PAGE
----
Mortgage rates crept higher this week on news of good job growth in August, according to a survey conducted by mortgage buyer Freddie Mac.
In Freddie Mac’s weekly survey, the 30-year fixed-rate mortgage averaged 5.83 percent for the week ended today, up from last week when it averaged 5.77 percent. The average for the 15-year fixed-rate mortgage this week is 5.22 percent, also up from last week when it averaged 5.15 percent. Points on both the 30- and 15-year averaged 0.8.
One-year Treasury-indexed adjustable-rate mortgages averaged 4 percent this week, with an average 0.7 point, up from last week when it averaged 3.97 percent.
“August’s 144,000-job gain, combined with a 41,000 upward revision for July, signaled a strengthening economy and helped push mortgage rates up slightly this week,” said Frank Nothaft, Freddie Mac vice president and chief economist. “However, Fed Chairman Greenspan’s testimony to Congress yesterday outlined a less robust economy than he previously had portrayed, offsetting some of the interest-rate increase.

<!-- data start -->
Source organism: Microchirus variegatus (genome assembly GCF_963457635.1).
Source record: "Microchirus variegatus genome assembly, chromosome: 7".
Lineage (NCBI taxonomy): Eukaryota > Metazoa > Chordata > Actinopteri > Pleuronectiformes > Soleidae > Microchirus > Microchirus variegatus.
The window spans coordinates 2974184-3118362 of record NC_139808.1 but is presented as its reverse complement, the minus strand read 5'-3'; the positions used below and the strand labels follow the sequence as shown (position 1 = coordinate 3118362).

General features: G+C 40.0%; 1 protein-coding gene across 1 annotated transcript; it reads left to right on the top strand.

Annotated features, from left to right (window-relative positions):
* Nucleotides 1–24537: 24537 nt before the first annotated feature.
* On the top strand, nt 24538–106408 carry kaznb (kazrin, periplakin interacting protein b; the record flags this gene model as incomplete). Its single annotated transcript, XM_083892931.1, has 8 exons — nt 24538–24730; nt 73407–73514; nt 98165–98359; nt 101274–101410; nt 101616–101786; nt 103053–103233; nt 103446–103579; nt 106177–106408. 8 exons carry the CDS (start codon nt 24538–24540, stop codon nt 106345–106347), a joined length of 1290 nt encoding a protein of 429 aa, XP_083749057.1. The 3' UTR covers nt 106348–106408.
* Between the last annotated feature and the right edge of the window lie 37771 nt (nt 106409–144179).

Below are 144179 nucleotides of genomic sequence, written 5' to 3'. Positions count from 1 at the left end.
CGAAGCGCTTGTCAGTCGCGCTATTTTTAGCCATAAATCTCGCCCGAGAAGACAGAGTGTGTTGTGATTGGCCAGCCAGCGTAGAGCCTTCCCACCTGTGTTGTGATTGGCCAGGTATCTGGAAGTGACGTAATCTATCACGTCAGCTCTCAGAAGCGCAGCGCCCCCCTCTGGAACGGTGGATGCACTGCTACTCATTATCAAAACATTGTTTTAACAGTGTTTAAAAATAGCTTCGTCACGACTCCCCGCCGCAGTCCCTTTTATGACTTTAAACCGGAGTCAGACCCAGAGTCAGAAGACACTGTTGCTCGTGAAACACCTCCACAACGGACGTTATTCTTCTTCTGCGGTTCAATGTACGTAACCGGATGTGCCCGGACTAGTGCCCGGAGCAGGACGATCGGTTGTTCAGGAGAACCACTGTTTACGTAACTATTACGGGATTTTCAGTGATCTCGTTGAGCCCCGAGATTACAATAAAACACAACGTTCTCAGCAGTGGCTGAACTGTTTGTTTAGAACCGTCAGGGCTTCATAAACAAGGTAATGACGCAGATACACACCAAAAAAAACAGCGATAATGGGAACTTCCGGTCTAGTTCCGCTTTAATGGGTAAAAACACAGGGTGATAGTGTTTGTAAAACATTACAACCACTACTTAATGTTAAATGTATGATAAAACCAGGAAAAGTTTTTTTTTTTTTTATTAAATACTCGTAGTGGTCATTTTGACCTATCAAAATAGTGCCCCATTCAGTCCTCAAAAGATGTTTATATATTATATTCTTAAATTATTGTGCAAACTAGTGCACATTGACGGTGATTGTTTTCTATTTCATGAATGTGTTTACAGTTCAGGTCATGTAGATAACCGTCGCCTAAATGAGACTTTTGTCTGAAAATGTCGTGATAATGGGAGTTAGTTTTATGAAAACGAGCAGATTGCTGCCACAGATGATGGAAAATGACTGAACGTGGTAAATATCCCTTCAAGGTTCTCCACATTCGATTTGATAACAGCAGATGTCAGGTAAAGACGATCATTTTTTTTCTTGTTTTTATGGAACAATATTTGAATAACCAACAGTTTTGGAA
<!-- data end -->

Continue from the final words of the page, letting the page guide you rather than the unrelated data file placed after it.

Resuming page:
“Freddie Mac’s own economic forecast calls for a mild and gradual increase in 30-year fixed-rate mortgage rates to about 6 percent by the end of the year. Low mortgage rates will sustain a brisk housing market, leading to record home sales and single-family construction this year.”
The following is a sampling of Bankrate’s average 30-year-mortgage interest rates this week in some U.S. metropolitan areas.
New York – 5.85 percent with 0.25 point
Los Angeles – 5.86 percent with 0.57 point
Chicago – 5.95 percent with 0.03 point
San Francisco – 5.85 percent with 0.37 point
Philadelphia – 5.84 percent with 0.25 point
Detroit – 5.81 percent with 0.25 point
Boston – 5.94 percent with 0.05 point
Houston – 5.77 percent with 0.72 point
Dallas – 5.82 percent with 0.46 point
Washington, D.C. – 5.78 percent with 0.57 point
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